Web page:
It is becoming increasingly difficult for big companies to ignore the huge impact that video is making on their sales. Some companies are reporting that video is responsible for up to 50% of their current revenue with consumers now spending the majority of their time online watching video content. Cisco predicts that by 2020 one million minutes of video will cross the internet every second and by 2021, 82% of all internet traffic will be from video.
Mailchimp, the email automation service, has launched Mailchimp Presents, a collection of free original content celebrating the entrepreneurial spirit. Mailchimp have invested heavily in this project of marketing as entertainment, in the hope of significantly raising their brand awareness. They want to reach more small businesses, build a stronger connection with customers and ultimately, encourage them to launch more email campaigns using their service.
75% of B2B purchases online now involve limited interaction with salespeople. So how do you start the conversation? Video. It is by far the best way to start an interaction with a customer without involving an awkward or unwanted sales call. Utilising video content efficiently is nowhere near as complicated as it once was. LinkedIn video posts receive triple the engagement of text posts and generated more than 300 million impressions in a single year. According to LinkedIn’s beta testing, native videos are five times more likely to stimulate conversation between users. Twitter also receives 2 billion video views every day so video has undoubtedly become an invaluable marketing tool.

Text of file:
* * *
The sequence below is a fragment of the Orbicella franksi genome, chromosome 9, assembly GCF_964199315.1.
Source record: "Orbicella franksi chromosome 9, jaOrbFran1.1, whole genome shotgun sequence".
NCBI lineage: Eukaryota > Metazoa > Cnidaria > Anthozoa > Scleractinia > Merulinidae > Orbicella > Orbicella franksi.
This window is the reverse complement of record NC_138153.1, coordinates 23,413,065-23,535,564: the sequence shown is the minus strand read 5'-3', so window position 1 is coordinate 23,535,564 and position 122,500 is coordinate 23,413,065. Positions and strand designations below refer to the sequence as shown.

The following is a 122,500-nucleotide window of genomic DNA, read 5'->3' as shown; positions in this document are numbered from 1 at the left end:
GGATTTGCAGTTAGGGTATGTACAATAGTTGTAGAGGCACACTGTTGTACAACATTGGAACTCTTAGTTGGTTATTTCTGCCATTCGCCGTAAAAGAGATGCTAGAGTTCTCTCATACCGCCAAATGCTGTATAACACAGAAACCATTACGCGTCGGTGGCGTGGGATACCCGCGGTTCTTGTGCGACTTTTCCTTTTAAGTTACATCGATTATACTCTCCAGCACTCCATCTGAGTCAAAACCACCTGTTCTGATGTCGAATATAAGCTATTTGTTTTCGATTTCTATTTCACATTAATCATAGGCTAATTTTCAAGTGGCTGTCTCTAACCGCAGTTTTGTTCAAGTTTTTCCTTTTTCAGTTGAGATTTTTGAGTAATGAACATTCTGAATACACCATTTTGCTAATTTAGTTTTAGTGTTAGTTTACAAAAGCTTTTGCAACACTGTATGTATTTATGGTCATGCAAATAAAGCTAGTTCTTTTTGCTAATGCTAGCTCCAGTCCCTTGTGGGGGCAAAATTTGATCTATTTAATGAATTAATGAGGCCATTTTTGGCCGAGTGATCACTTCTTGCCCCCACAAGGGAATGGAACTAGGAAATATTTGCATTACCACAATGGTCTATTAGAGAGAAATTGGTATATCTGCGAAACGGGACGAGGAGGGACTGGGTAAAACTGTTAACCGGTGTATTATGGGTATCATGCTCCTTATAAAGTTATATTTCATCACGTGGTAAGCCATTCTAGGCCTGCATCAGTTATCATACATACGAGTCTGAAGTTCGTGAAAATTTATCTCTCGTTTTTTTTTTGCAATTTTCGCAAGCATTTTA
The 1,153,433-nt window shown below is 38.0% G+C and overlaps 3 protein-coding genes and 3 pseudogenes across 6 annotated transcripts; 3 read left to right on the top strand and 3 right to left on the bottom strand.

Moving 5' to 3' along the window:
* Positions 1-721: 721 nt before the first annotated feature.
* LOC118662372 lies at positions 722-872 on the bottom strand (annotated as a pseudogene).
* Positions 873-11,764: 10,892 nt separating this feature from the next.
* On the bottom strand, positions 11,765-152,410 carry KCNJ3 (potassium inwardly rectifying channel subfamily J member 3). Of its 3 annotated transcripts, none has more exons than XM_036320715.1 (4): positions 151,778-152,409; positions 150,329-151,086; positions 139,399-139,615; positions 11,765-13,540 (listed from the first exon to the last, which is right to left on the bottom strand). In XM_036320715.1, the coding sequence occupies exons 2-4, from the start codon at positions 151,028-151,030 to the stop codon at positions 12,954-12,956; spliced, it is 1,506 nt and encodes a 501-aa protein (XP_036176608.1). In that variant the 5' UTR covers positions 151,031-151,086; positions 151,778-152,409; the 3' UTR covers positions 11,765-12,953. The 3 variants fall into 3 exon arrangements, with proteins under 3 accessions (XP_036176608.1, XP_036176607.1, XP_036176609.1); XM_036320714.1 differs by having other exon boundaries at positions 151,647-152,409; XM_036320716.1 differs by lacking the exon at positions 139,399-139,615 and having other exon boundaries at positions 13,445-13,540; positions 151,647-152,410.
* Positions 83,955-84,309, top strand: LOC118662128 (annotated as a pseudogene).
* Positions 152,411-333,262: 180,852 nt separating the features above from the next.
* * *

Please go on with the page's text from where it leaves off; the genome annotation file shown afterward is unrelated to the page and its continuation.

B2B marketers and brands can create videos for Sponsored Content and Company pages on LinkedIn which is more likely to catch people’s attention and be shared. Advertisers can then target these videos to a specific market based on particular attributes such as job titles, company name and sector or geography. LinkedIn, fully aware of ever increasing mobile usage, is optimising all video content for mobile.
Options of adding captions or subtitles to videos by simply adding SRT.files massively increases engagement due to the fact that many people will not have sound activated on their phones. As much as 85% of video content is currently being viewed with the sound off. There are options to include embedded or native video. Embedded video is a video that has been uploaded to YouTube or Vimeo and the link can then be added to the post. Native video is when the video is uploaded directly to LinkedIn, the video autoplays in-feed, which is more likely to attract the attention and engagement. LinkedIn video ads typically show up in-feed and scrolling LinkedIn, you will find more than 50% of the posts you are being fed are video, usually with higher levels of engagement.
According to Twitter, tweets featuring video are 10 times more engaging than tweets without. Videos that are shared from a Twitter account can be promoted individually. Twitter can play both native or embedded video, however, they do not currently offer an option for adding subtitles SRT files, but you can add subtitles to your video prior to uploading.
One word of caution, if you are planning on producing video content and investing in online ad spend then it is important to ensure your website is configured correctly, using effective user experiences and capturing the right data. Otherwise you will not be able to measure your returns and invest more confidently in future video marketing campaigns. Engaging video content means that brands can reach new, wider audiences and the effect that this is having on marketing as an industry, is worthy of further attention.